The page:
Actually the process was quite painless. She knew which options she wanted to take and the school were happy with them too. She chose Art, Drama, Spanish and Geography. Completely her own choice, and supported by us. I know of other schools where students have been told they can't do arts subjects and they have been forced down a more 'academic' route. This saddens me as the arts have been left out of the EBacc and many schools are squeezing them out of the curriculum. Less art at KS3 and fewer GCSE classes. Often not replacing arts teachers when they leave.

I'm glad that the school my children go to recognises their abilities and preferences and will let them take the subjects they are interested in. Both my sons are quite academic, but they both have an arts subject. One took music and the other product design. I know that my daughter will thrive doing the arts and it's her ambition to become a drama teacher.

I'm also fortunate to work in a school that values the arts. Since starting there in 2014 I've seen students become passionate artists. From learning new techniques to working as artists and creating individual pieces that reflect their personalities. There's still a long way to go, but I'm so impressed with the work they have created and I wanted to share some of it here (sorry for the picture heavy post, but I am one proud teacher).

We started the year with quite traditional techniques and then work increasingly independently as they become more confident. I expect a lot from my students and they do work hard. But it's a different sort of work to English and Maths but is still rigorous and fun! This different way of working allows students to develop creativity in a wider context and become wholistic learners.

Some students really do engage with all aspects of art and you can see the joy on their faces as they create work or learn a new technique. Others just enjoy the physicality of the subject and engage with the messy stuff. I have just started some clay work with year 7 and they are having a whale of a time with it. I will share some as they progress.

Making and creating is part of being human and should be fostered in our education system at all levels.

I'm glad to be where I am at the moment. I get to be part of developing creativity in young people and that is set to increase next year as we run an arts trip to London and start to deliver the Arts Award for our students. I'm excited for this and can't wait to see the young people I work with grow and develop. #moreartnotless.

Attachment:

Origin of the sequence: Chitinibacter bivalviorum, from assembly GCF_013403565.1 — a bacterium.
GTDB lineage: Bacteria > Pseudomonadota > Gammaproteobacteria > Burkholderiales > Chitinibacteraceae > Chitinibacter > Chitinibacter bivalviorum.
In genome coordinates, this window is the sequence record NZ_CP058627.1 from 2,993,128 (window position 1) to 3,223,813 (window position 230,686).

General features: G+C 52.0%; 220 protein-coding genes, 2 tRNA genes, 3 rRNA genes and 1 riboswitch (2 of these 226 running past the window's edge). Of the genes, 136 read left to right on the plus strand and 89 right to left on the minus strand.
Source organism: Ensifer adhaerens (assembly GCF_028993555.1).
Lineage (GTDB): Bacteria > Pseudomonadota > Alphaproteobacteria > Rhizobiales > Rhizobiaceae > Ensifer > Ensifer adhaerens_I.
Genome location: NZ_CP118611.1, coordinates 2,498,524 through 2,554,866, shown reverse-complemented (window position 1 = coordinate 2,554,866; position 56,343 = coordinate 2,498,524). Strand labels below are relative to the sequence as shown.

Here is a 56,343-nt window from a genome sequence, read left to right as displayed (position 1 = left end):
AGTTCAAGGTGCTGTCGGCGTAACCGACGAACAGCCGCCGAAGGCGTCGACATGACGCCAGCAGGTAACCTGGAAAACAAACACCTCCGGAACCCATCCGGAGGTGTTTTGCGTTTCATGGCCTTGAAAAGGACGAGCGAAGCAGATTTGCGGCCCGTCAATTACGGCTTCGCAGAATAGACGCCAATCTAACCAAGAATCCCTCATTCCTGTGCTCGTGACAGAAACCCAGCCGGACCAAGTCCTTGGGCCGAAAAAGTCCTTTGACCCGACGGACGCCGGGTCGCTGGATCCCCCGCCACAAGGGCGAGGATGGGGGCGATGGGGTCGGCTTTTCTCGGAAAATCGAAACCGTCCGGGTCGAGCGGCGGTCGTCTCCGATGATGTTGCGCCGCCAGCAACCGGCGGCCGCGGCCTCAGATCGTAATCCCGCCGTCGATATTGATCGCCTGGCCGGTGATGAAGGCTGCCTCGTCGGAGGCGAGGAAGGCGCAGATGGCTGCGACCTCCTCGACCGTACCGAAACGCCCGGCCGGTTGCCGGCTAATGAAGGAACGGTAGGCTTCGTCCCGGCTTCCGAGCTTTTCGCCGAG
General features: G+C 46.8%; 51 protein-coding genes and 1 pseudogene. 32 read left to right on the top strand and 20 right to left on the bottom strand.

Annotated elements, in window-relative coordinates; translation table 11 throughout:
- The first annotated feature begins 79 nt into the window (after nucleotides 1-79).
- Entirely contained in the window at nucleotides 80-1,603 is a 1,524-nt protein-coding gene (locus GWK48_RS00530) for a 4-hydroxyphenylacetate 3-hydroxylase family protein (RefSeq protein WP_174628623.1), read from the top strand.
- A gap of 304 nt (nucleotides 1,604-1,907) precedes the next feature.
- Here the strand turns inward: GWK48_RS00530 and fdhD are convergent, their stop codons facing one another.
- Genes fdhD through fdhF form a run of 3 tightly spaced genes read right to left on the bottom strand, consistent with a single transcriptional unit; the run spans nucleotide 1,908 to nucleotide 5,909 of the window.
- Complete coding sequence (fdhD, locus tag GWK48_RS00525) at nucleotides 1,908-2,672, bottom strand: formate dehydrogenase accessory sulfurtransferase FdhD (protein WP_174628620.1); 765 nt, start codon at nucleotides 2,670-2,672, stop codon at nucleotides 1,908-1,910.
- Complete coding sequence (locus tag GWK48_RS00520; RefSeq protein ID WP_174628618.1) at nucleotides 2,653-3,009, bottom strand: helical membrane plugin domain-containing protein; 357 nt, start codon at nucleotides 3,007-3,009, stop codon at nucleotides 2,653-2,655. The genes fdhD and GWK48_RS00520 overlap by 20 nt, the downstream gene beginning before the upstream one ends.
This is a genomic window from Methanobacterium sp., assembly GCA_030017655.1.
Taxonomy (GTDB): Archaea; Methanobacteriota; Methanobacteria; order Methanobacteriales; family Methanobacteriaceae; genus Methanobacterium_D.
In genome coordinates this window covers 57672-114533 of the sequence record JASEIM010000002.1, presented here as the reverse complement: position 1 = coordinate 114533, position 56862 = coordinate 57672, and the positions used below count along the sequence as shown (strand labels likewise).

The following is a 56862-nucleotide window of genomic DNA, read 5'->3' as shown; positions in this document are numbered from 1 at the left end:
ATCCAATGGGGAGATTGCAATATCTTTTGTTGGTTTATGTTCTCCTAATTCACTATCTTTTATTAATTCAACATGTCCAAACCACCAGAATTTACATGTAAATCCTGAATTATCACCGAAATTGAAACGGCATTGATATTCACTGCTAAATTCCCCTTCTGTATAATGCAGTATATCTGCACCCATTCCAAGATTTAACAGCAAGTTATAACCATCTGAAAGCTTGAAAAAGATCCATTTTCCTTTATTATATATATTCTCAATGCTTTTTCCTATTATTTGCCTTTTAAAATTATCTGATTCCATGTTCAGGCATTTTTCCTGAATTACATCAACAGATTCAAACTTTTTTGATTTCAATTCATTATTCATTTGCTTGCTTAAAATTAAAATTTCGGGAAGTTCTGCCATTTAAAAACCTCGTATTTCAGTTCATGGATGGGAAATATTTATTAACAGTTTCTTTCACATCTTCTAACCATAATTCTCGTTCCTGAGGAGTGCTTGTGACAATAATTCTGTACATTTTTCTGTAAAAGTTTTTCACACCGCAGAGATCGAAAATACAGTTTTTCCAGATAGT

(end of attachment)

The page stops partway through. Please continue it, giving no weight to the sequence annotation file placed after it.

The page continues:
Year 5 South American inspired masks, Year 6 Still Life food, Year 7 Impressionistic Lamdscapes, Year 8 Portraits and Tom Phillips style found Poetry. Still to come. Year 5 using colour and pattern, Year 6 Printmaking. Year 7 Hybrid animals in clay and year 8 recycled book art.

Sunday, 8 May 2016

The Hunter Tank

A while a go I had the opportunity of testing the Hunter Tank for Jennifer Lauren Vintage. The pattern has been released this week, so grab yourselves a copy. This is a lovely summery top with a tie at the front waist. It is designed to sit at the waist.  and would look fantastic paired with high waist skirt or trousers. I made this in a light weight navy cotton with a strawberry design and used navy bias binding for the neck and armholes. 

This is a quick make and I made it in an afternoon. The fit was good and I liked the design, although I'm not sure it really fits with my style. My daughter really does love this and it goes really well with her skinny jeans.

If you're looking for something to sew for your holidays then this is a good option. I made this using less than 1m of fabric.  

Sunday, 1 May 2016

Frida Fantastico

I have been waiting to blog this for ages. 
At Christmas my husband bought me 2m of this lovely fabric from Fancy Moon.

I decided I wanted a dress, but with only 2m and a very distinct pattern it had to be a slim skirted version.
I drafted a bodice using my own block, added some cap sleeves and used the pencil skirt from Gertie's first book.

I was really careful with the pattern placement on the bodice and managed to match the pattern on the bodice back quite well. Unfortunately I didn't have enough fabric to match the back of the skirt.

The bodice is lined with a light cotton muslin and I underlined the skirt with the same fabric. The shell fabric just needed a little extra body.

I finished the dress way back in February, but it had been too cold to wear. I did wear it a couple of weeks ago when we had the warm spell. Just waiting for it to get warm enough to have this in regular rotation.  

What would you make out of fabric like this?